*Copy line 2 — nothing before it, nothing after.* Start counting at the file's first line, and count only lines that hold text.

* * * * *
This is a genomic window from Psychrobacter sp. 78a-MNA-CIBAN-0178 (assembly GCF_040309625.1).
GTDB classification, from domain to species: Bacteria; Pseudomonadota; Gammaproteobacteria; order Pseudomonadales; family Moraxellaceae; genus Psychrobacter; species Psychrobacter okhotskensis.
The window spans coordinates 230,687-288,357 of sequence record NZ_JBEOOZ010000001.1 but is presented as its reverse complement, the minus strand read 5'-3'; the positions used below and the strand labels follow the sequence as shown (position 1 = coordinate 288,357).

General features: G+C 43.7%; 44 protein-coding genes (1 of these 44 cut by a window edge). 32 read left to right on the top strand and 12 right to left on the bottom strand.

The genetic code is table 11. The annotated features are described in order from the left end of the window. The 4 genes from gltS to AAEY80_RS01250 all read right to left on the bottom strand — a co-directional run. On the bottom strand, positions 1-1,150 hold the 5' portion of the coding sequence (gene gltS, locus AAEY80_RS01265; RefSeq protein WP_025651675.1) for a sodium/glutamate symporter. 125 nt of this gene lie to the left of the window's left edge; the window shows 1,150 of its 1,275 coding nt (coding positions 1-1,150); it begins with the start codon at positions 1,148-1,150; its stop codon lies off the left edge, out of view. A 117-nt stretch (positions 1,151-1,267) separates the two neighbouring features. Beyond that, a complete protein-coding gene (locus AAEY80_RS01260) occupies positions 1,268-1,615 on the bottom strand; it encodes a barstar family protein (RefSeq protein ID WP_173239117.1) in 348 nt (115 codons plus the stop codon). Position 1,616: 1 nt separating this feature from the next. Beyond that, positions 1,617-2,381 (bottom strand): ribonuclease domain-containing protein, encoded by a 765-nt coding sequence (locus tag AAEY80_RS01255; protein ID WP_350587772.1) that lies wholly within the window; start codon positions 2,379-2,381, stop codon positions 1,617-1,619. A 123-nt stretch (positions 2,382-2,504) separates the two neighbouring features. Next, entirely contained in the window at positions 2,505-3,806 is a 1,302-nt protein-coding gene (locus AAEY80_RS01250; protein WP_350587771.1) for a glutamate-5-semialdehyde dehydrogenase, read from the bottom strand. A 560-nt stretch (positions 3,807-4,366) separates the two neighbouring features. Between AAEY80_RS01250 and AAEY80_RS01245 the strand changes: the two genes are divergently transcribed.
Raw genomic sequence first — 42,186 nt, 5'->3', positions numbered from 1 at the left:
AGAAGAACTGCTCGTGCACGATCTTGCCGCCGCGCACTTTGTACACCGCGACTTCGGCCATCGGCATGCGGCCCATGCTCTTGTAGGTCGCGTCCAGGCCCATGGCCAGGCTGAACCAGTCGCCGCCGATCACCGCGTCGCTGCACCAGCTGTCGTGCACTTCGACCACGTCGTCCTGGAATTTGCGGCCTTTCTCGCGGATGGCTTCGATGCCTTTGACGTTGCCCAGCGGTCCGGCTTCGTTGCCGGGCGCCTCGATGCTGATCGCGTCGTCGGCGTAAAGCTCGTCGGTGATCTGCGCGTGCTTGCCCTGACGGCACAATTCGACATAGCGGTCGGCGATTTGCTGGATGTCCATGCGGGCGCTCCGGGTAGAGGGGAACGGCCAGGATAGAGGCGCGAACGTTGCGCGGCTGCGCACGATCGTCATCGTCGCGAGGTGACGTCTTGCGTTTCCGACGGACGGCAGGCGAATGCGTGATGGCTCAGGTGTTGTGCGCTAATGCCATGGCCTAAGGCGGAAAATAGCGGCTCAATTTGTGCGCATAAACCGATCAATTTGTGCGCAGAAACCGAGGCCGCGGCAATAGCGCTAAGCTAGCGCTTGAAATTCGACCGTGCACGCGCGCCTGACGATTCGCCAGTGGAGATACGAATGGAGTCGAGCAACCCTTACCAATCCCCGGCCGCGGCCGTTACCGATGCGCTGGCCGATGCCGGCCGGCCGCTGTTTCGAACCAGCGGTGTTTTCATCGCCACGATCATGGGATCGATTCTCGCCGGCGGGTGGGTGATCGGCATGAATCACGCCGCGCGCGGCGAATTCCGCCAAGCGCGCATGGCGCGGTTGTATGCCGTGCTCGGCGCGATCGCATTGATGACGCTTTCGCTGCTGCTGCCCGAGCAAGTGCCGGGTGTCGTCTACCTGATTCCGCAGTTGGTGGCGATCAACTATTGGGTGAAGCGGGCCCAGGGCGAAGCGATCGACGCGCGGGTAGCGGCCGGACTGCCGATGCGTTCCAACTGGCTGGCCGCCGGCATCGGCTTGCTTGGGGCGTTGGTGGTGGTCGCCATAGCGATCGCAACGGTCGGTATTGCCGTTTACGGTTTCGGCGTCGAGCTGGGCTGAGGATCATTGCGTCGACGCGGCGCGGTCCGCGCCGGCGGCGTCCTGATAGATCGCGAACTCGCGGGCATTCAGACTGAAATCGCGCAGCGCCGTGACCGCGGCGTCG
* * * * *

GTDB classification, from domain to species: Bacteria; Pseudomonadota; Gammaproteobacteria; order Pseudomonadales; family Moraxellaceae; genus Psychrobacter; species Psychrobacter okhotskensis.